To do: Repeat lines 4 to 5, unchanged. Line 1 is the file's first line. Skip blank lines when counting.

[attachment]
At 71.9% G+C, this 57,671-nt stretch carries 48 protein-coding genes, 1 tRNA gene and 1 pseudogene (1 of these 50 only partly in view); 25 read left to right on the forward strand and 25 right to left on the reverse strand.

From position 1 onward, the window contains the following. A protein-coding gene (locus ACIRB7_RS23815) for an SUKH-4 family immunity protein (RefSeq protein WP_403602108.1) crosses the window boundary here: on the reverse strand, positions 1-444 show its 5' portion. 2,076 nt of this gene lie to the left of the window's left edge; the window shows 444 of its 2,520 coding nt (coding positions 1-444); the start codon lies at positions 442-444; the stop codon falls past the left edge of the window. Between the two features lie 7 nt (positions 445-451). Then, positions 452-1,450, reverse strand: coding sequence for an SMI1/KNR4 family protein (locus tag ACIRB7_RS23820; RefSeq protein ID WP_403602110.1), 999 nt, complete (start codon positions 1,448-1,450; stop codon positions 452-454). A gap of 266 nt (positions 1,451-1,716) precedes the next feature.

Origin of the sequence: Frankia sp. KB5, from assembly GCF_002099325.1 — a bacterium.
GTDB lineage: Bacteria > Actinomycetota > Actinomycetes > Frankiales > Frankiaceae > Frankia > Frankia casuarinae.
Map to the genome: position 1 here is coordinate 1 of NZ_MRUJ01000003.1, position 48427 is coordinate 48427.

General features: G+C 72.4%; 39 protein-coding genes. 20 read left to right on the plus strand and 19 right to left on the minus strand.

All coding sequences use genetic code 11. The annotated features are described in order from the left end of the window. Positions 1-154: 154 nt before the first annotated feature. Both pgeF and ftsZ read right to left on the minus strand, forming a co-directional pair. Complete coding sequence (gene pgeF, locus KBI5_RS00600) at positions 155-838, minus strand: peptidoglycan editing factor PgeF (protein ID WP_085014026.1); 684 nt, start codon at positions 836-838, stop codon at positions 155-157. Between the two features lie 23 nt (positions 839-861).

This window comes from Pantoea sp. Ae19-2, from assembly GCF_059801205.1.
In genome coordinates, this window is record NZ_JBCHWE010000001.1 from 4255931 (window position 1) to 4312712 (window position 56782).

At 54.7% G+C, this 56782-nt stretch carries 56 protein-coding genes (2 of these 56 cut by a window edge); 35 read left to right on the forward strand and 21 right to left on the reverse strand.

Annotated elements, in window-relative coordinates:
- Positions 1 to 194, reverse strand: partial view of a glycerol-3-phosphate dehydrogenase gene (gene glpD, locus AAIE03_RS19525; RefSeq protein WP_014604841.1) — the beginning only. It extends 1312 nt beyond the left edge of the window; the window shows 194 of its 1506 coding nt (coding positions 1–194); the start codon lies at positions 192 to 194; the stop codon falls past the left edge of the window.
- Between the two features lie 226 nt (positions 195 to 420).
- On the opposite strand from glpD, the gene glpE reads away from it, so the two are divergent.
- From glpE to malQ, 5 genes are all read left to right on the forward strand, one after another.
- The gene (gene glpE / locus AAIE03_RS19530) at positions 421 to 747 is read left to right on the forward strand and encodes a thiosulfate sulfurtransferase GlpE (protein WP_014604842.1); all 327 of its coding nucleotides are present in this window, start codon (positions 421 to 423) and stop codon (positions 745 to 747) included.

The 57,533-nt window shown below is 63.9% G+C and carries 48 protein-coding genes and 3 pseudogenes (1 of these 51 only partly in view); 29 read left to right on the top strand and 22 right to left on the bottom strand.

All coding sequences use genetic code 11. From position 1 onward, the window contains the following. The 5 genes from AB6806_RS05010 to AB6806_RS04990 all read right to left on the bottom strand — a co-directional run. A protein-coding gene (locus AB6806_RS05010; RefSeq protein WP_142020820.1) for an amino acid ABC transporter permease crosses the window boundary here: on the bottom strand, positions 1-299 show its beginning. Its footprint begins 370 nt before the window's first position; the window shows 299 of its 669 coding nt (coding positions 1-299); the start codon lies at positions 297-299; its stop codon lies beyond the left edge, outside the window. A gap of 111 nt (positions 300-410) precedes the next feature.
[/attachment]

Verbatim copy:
GTDB lineage: Bacteria > Actinomycetota > Actinomycetes > Frankiales > Frankiaceae > Frankia > Frankia casuarinae.
Map to the genome: position 1 here is coordinate 1 of NZ_MRUJ01000003.1, position 48427 is coordinate 48427.